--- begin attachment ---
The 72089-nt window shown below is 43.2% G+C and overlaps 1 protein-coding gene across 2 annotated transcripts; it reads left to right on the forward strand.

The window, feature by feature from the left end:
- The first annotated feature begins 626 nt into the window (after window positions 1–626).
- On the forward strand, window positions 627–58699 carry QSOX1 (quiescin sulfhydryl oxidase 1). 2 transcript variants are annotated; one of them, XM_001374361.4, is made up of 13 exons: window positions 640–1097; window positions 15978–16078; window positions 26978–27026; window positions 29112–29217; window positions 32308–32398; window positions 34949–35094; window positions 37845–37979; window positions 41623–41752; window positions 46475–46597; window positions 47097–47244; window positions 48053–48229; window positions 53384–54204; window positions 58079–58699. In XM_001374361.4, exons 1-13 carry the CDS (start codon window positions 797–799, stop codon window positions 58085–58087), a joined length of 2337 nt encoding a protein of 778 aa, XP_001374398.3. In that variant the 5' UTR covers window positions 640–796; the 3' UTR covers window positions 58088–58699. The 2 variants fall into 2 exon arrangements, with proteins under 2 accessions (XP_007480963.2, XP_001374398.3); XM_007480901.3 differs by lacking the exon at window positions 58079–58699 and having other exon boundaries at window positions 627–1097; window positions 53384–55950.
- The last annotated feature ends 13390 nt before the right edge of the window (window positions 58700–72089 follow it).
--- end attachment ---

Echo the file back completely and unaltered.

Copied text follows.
The 72089-nt window shown below is 43.2% G+C and overlaps 1 protein-coding gene across 2 annotated transcripts; it reads left to right on the forward strand.

The window, feature by feature from the left end:
- The first annotated feature begins 626 nt into the window (after window positions 1–626).
- On the forward strand, window positions 627–58699 carry QSOX1 (quiescin sulfhydryl oxidase 1). 2 transcript variants are annotated; one of them, XM_001374361.4, is made up of 13 exons: window positions 640–1097; window positions 15978–16078; window positions 26978–27026; window positions 29112–29217; window positions 32308–32398; window positions 34949–35094; window positions 37845–37979; window positions 41623–41752; window positions 46475–46597; window positions 47097–47244; window positions 48053–48229; window positions 53384–54204; window positions 58079–58699. In XM_001374361.4, exons 1-13 carry the CDS (start codon window positions 797–799, stop codon window positions 58085–58087), a joined length of 2337 nt encoding a protein of 778 aa, XP_001374398.3. In that variant the 5' UTR covers window positions 640–796; the 3' UTR covers window positions 58088–58699. The 2 variants fall into 2 exon arrangements, with proteins under 2 accessions (XP_007480963.2, XP_001374398.3); XM_007480901.3 differs by lacking the exon at window positions 58079–58699 and having other exon boundaries at window positions 627–1097; window positions 53384–55950.
- The last annotated feature ends 13390 nt before the right edge of the window (window positions 58700–72089 follow it).